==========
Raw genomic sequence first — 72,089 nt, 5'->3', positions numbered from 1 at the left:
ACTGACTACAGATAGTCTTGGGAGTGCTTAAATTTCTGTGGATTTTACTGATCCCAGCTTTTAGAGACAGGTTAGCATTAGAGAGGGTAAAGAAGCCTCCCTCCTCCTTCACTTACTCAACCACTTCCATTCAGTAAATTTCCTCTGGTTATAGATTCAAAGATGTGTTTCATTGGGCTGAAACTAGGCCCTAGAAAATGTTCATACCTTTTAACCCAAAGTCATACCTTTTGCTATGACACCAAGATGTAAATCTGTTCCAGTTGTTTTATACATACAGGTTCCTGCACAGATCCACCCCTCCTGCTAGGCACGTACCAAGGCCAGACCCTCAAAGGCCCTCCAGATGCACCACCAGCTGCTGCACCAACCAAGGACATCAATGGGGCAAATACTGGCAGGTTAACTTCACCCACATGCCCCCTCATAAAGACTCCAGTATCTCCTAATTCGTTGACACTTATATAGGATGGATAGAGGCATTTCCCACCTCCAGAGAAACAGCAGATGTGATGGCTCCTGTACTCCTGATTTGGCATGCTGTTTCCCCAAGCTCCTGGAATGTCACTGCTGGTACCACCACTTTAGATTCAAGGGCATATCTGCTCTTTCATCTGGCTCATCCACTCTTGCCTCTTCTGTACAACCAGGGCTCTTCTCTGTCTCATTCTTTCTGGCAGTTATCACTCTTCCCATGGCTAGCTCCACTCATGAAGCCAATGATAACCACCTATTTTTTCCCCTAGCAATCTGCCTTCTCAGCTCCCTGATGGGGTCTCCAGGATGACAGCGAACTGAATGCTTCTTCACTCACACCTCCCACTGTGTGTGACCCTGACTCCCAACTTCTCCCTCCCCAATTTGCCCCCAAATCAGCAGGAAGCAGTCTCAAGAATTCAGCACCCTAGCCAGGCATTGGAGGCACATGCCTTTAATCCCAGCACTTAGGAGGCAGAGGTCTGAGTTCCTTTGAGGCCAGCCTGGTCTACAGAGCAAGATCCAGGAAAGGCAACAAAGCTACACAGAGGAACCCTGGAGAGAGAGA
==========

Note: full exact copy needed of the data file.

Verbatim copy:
Raw genomic sequence first — 72,089 nt, 5'->3', positions numbered from 1 at the left:
ACTGACTACAGATAGTCTTGGGAGTGCTTAAATTTCTGTGGATTTTACTGATCCCAGCTTTTAGAGACAGGTTAGCATTAGAGAGGGTAAAGAAGCCTCCCTCCTCCTTCACTTACTCAACCACTTCCATTCAGTAAATTTCCTCTGGTTATAGATTCAAAGATGTGTTTCATTGGGCTGAAACTAGGCCCTAGAAAATGTTCATACCTTTTAACCCAAAGTCATACCTTTTGCTATGACACCAAGATGTAAATCTGTTCCAGTTGTTTTATACATACAGGTTCCTGCACAGATCCACCCCTCCTGCTAGGCACGTACCAAGGCCAGACCCTCAAAGGCCCTCCAGATGCACCACCAGCTGCTGCACCAACCAAGGACATCAATGGGGCAAATACTGGCAGGTTAACTTCACCCACATGCCCCCTCATAAAGACTCCAGTATCTCCTAATTCGTTGACACTTATATAGGATGGATAGAGGCATTTCCCACCTCCAGAGAAACAGCAGATGTGATGGCTCCTGTACTCCTGATTTGGCATGCTGTTTCCCCAAGCTCCTGGAATGTCACTGCTGGTACCACCACTTTAGATTCAAGGGCATATCTGCTCTTTCATCTGGCTCATCCACTCTTGCCTCTTCTGTACAACCAGGGCTCTTCTCTGTCTCATTCTTTCTGGCAGTTATCACTCTTCCCATGGCTAGCTCCACTCATGAAGCCAATGATAACCACCTATTTTTTCCCCTAGCAATCTGCCTTCTCAGCTCCCTGATGGGGTCTCCAGGATGACAGCGAACTGAATGCTTCTTCACTCACACCTCCCACTGTGTGTGACCCTGACTCCCAACTTCTCCCTCCCCAATTTGCCCCCAAATCAGCAGGAAGCAGTCTCAAGAATTCAGCACCCTAGCCAGGCATTGGAGGCACATGCCTTTAATCCCAGCACTTAGGAGGCAGAGGTCTGAGTTCCTTTGAGGCCAGCCTGGTCTACAGAGCAAGATCCAGGAAAGGCAACAAAGCTACACAGAGGAACCCTGGAGAGAGAGA